Happy Wednesday, friends!

If you’re shooting a wedding reception with uplighting any time soon, read this before you do! Today, we’re sharing a tip for how to photograph wedding reception uplighting to tell a better color story for your client.

Uplighting is the additional lighting that’s brought in to the reception (typically by a band or DJ) to illuminate the walls and give them color, dimension, and texture, so they’re not black holes where light goes to die. Brides love uplighting because it’s prettier than black and continues the color story of their wedding.

If, for example, their colors are blush and navy, like at this weekend’s wedding, pink or purple is a beautiful accent to compliment their choice, rather than orange, a more standard uplighting color. Uplighting is usually only a few hundred dollars more as an add-on with a bride’s band or DJ package, and, as far as photos are concerned, as least in our opinion, it’s one of the best values because it adds an extra pop to all of the reception images.

As a photographer, when you find yourself in a room with uplighting, especially if it’s a flattering color that your client is excited about and you know you want to include as much of as possible in your reception photos, here are three quick tips to help you get the maximize every frame:

1. Shoot Into the Cleanest, Lightest-Colored Wall 
The cleaner and lighter-colored the wall is, the more the colors will pop against it. So, if you have a choice, like we did at this weekend’s wedding, between a shooting into the partition that divided the ballroom in half (which was white) versus the wall with some white elements but a lot of dark wood, too, choose the white wall.

Four Seasons Scottsdale Wedding_0089

2. Use a Longer Lens 
For open dancing, we shoot much wider, between 24mm and 50mm, because we’re trying to get shots right in the middle of the action; so, we have to be right in the middle of the action. However, when it’s time for first dances, if we can, we’ll back up and shoot with a longer focal length of maybe 70mm (or more). The longer lens gives the appearance that the background is much closer and much larger than it really is compared to where our subject is dancing.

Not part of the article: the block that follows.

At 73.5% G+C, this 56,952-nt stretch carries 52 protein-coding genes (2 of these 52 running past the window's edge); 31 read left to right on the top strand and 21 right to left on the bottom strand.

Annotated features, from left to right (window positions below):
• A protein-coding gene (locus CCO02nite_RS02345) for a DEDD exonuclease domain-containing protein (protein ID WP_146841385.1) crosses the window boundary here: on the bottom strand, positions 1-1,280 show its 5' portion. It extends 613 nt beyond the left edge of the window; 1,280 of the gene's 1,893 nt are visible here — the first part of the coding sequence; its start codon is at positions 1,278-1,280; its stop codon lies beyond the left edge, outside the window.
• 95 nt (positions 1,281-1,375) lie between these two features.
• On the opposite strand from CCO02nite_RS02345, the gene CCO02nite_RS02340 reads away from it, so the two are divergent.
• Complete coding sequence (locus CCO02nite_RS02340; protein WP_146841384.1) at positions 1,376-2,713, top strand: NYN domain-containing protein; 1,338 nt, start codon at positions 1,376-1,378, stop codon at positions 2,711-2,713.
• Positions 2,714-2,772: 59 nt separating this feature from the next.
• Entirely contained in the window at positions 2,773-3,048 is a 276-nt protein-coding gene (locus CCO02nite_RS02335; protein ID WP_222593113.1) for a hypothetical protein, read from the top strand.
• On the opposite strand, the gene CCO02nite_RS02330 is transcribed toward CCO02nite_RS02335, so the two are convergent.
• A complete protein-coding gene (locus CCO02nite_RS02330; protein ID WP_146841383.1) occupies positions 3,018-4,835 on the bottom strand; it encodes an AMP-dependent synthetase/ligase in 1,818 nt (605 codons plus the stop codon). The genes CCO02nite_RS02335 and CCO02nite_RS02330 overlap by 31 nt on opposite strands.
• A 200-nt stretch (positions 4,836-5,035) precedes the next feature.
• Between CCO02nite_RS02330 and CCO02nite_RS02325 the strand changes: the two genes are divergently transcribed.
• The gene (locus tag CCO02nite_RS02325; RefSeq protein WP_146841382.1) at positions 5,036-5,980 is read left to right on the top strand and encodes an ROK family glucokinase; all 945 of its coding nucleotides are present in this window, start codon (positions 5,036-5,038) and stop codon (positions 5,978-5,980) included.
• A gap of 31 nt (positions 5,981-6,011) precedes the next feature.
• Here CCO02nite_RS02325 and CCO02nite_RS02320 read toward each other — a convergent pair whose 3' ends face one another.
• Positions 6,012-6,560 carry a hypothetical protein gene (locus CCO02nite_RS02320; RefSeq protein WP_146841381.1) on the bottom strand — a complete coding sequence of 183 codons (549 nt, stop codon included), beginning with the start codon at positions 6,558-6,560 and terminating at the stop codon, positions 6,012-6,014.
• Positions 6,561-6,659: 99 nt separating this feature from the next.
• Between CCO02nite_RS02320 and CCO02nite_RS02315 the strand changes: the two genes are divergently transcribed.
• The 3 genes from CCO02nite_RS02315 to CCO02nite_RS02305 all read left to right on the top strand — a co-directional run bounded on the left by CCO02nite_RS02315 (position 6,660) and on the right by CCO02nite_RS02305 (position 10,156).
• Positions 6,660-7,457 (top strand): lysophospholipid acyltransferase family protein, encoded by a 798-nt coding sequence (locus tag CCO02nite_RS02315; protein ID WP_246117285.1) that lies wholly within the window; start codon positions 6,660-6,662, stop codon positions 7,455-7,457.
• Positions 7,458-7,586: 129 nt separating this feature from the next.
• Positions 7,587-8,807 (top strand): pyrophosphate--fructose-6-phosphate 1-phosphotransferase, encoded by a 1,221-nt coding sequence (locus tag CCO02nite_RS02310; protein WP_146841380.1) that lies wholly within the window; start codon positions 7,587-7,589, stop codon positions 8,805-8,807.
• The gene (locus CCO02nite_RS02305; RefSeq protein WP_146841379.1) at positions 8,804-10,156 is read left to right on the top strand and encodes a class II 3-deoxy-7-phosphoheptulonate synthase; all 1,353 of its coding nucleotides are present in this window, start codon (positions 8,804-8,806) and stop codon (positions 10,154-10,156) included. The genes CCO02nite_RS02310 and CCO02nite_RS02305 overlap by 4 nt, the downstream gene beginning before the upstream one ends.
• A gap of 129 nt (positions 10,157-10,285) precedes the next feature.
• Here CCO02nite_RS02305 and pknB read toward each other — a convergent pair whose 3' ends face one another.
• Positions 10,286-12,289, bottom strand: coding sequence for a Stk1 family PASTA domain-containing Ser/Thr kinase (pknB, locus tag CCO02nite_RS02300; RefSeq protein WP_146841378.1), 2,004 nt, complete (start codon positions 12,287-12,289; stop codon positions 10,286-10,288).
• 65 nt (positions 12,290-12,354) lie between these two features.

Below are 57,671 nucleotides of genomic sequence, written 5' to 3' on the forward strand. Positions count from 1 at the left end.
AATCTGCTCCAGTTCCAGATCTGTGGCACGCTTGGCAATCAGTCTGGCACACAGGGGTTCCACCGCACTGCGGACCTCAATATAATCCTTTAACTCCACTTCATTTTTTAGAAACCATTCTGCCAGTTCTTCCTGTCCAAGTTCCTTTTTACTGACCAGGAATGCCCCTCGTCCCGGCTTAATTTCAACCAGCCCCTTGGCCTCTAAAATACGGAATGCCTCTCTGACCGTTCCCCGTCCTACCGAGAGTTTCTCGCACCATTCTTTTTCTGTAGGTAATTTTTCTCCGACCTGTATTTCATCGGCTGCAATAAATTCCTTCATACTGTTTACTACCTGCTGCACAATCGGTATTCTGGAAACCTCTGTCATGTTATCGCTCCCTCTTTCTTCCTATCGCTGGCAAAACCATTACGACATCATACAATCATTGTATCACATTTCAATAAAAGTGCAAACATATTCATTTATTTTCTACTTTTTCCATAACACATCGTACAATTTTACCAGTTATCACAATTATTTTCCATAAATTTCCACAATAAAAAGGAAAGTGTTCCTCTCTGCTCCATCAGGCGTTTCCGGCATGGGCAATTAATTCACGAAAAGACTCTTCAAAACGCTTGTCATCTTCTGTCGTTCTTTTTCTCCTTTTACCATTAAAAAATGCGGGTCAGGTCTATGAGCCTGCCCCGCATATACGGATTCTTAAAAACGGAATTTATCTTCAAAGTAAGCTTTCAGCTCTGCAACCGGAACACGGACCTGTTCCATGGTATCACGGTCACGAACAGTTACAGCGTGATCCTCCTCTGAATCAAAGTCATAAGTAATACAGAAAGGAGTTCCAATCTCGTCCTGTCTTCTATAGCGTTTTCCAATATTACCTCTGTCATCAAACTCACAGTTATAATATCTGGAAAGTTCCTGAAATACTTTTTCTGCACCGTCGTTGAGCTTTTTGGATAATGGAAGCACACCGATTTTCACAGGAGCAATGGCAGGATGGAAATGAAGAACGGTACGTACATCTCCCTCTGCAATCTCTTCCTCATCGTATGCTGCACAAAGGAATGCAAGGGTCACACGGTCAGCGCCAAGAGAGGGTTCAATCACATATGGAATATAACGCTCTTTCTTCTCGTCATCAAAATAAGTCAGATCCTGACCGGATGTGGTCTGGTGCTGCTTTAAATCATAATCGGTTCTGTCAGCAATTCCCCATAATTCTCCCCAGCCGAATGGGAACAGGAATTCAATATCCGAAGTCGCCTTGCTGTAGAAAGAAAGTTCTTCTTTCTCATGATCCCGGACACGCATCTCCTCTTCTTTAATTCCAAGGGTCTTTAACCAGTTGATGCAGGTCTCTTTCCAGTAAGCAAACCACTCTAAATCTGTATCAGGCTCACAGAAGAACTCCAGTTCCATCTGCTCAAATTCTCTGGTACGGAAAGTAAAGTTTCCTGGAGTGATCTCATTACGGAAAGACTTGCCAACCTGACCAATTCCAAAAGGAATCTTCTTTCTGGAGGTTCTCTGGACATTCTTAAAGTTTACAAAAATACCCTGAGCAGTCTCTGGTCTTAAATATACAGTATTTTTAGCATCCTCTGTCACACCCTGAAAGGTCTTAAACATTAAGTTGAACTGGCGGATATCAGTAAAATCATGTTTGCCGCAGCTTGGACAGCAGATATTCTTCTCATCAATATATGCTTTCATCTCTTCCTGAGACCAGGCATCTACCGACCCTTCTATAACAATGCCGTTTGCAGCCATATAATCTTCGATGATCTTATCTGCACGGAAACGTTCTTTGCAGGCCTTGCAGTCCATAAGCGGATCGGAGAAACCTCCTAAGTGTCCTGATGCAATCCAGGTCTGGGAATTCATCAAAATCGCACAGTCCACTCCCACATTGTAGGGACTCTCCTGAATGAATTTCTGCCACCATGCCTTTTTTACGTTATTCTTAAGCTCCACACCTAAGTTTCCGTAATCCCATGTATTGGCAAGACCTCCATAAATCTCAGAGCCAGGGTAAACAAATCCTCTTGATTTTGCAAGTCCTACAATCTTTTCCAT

Four Seasons Scottsdale Wedding_0088

3. Shoot from Waist Height Instead of Eye Level 
In Arizona, at least, most ballrooms have dark multi-colored carpet and/or wooden dance floors, neither of which are ever consistent with our brides’ color stories as the uplighting on the walls. So, our job as photographers is twofold: shoot in a way that de-emphasizes the floor and emphasizes the uplighting on the walls by squatting just enough during first dances so that our camera is at waist height and we’re shooting slightly “up” at our clients. This showcases more of the color the couple chose and less of the swirly turquoise Gila monsters that adorn our freeways and ballroom floors alike.

Four Seasons Scottsdale Wedding_0099

Did this post help you? We have A LOT more where that came from! Join thousands of photographers in our exclusive email community and get a FREE one-year membership to The Monday Minute, our photography and business tips and tricks that aren’t published on the blog but are delivered straight to your inbox every single week!

Hope this was helpful! You can also check out more posts about how to shoot weddings here:

3 Tips for Shooting Your First Wedding • 5 Steps to Nailing Ring Shots • 1 Quick Fix to • Get Great Getting Ready Shots • 3 Steps to Photographing the Groom Portraits • How to Master Focus During Group Portraits • How to Photograph a Big Bridal Party • 3 Quick Tips for Shooting Ceremonies in Harsh Light • How to Get Killer Ceremony Detail Photos • How to Manage Rain on a Wedding Day • How to Photograph Wedding Reception Uplighting • 3 Tips for Better Toast Shots • How to Get Sharp Focus During Dark Receptions


1 comment
filed in: Education


    How do you light the first dances. I see a backlight behind the couple, do you have a direct light on camera at a low power lighting the front of them? Love it.